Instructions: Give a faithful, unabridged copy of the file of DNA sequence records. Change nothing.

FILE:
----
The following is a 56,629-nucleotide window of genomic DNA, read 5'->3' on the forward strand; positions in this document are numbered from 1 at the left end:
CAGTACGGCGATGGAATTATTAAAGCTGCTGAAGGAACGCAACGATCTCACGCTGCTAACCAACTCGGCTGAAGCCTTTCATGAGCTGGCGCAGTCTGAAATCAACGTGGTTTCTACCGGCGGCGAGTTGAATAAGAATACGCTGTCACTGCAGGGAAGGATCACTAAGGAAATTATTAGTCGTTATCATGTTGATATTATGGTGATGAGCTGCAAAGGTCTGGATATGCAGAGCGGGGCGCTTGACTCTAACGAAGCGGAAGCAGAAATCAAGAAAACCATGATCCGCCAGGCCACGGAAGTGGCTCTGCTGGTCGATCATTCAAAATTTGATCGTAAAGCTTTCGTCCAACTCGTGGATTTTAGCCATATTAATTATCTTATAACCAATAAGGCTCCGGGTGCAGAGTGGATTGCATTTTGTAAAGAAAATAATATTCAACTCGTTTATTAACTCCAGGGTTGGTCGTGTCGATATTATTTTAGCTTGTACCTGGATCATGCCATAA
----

The following is a 56,629-nucleotide window of genomic DNA, read 5'->3' on the forward strand; positions in this document are numbered from 1 at the left end:
CAGTACGGCGATGGAATTATTAAAGCTGCTGAAGGAACGCAACGATCTCACGCTGCTAACCAACTCGGCTGAAGCCTTTCATGAGCTGGCGCAGTCTGAAATCAACGTGGTTTCTACCGGCGGCGAGTTGAATAAGAATACGCTGTCACTGCAGGGAAGGATCACTAAGGAAATTATTAGTCGTTATCATGTTGATATTATGGTGATGAGCTGCAAAGGTCTGGATATGCAGAGCGGGGCGCTTGACTCTAACGAAGCGGAAGCAGAAATCAAGAAAACCATGATCCGCCAGGCCACGGAAGTGGCTCTGCTGGTCGATCATTCAAAATTTGATCGTAAAGCTTTCGTCCAACTCGTGGATTTTAGCCATATTAATTATCTTATAACCAATAAGGCTCCGGGTGCAGAGTGGATTGCATTTTGTAAAGAAAATAATATTCAACTCGTTTATTAACTCCAGGGTTGGTCGTGTCGATATTATTTTAGCTTGTACCTGGATCATGCCATAA